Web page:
When I heard they were making a movie about Theo Fleury and using the title of his best-selling book ("Theo Fleury: Playing With Fire") as their own moniker, I had my suspicions. Fleury was one of the best players and most notorious scrappers in the National Hockey League, but has also been in the spotlight speaking out about the perils of sexual abuse in minor hockey. Between the Canadiana production and the worries that this would be some kind of preachy PSA, I was not looking forward to this potentially earnest doc. What I got instead was a complex warts-and-all biography and a portrait of a man that begged as many questions as it answered. In other words, a great documentary.
Theo himself acts as your guide in this film. His geographical and historical stops help to illustrate a man who has lived his truth, felt pain and embarrassment, and celebrated the highest highs available in the hockey world.
The story begins in his boyhood home in Russell, Manitoba, where his alcoholic father and bystander mother gave shape to his early reality. Short and fast, Fleury has tremendous talent on the ice, and while his father is proud, he seems to have some healthy ego problems of his own -- too drunk to watch the games, but still taking credit for his boy's abilities. Fleury is whisked off to hockey boarding school in Moosejaw, where he's coached and sexually abused by recently sentenced Graham James. Fleury's commentary and anguish over these years serve as context for a bipolar career that saw incredible success and rock-bottom lows.
The doc travels to Calgary, Moosejaw, New York City, Chicago and Phoenix, while introducing family members, coaches and friends. In his famous playoff goal that saw him score in OT against the Edmonton Oilers in game 6 of the 1991 Stanley Cup final, we see the apex of the Fleury legacy. While there are hundreds of points yet to be scored and millions to be made in lucrative contracts, the demons of his past, fuelled by the rocket of fame, eventually break him. In 2004, Fleury thinks about ending it all in the lonesome deserts of Arizona, gun in mouth, finger on the trigger.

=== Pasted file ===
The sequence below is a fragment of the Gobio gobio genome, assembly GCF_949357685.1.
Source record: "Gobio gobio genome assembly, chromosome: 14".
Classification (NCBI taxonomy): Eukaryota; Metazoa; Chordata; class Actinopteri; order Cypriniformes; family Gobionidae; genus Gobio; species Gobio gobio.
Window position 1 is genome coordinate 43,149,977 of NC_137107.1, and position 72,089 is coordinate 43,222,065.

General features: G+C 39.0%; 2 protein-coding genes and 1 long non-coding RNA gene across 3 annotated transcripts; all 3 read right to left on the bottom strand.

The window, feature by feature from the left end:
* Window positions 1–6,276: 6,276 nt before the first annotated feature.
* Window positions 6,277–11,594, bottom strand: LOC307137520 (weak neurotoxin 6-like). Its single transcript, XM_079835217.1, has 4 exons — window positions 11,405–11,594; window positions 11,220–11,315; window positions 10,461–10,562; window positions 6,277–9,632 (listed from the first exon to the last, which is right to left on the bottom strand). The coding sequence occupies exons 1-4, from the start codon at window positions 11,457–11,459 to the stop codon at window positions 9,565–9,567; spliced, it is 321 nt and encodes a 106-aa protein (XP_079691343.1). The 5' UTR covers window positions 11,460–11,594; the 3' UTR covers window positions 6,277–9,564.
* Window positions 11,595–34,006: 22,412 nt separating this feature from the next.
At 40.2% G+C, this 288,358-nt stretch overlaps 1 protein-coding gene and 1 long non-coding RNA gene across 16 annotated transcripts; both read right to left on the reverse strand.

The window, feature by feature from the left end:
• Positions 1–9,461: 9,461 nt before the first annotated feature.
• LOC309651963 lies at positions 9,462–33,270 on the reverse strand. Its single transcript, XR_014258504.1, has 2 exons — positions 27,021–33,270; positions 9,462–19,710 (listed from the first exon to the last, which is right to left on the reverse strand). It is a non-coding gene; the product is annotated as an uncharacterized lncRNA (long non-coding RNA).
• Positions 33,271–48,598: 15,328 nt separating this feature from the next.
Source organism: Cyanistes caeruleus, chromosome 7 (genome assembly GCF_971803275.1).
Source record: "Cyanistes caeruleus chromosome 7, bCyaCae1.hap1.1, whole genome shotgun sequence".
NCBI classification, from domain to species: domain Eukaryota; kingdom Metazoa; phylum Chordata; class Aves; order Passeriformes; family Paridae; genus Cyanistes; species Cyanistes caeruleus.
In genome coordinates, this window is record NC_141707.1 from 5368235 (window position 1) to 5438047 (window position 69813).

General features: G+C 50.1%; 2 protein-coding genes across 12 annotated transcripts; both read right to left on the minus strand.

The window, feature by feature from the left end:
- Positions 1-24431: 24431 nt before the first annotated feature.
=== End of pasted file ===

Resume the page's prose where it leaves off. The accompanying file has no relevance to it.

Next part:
Since then there have been comebacks, a book, a stint on "Battle of the Blades," and talk of the Hockey Hall of Fame -- and Fleury remains a divisive figure. He believes that his life is on the right track, but many still wonder, or flat out deny that he has reconciled with himself.
The true test of docs like these is that moment when you wonder if Fleury himself would like the film after a viewing. I'm sure he might have his own set of issues with it, and for that reason, "Theo Fleury: Playing With Fire" has real integrity.
Fri, May 4, 9:30 p.m. TIFF Bell Lightbox 1
Sat, May 5, 1:15 p.m. Isabel Bader Theatre
Sun, May 6 6:30 p.m. Cumberland 3
Full schedule of Hot Docs screenings Hot Docs Day 8: 'The Ambassador' Hot Docs Day 7: 'The Final Member' Hot Docs Day 6: 'We Are Legion: The Story Of The Hacktivists' Hot Docs Day 5: 'The Queen Of Versailles' Hot Docs Day 4: 'Bones Brigade: An Autobiography' Hot Docs Day 3: 'Beauty Is Embarrassing' Hot Docs Day 2: 'Beware Of Mr. Baker' Hot Docs Day 1: "Ai Weiwei: Never Sorry"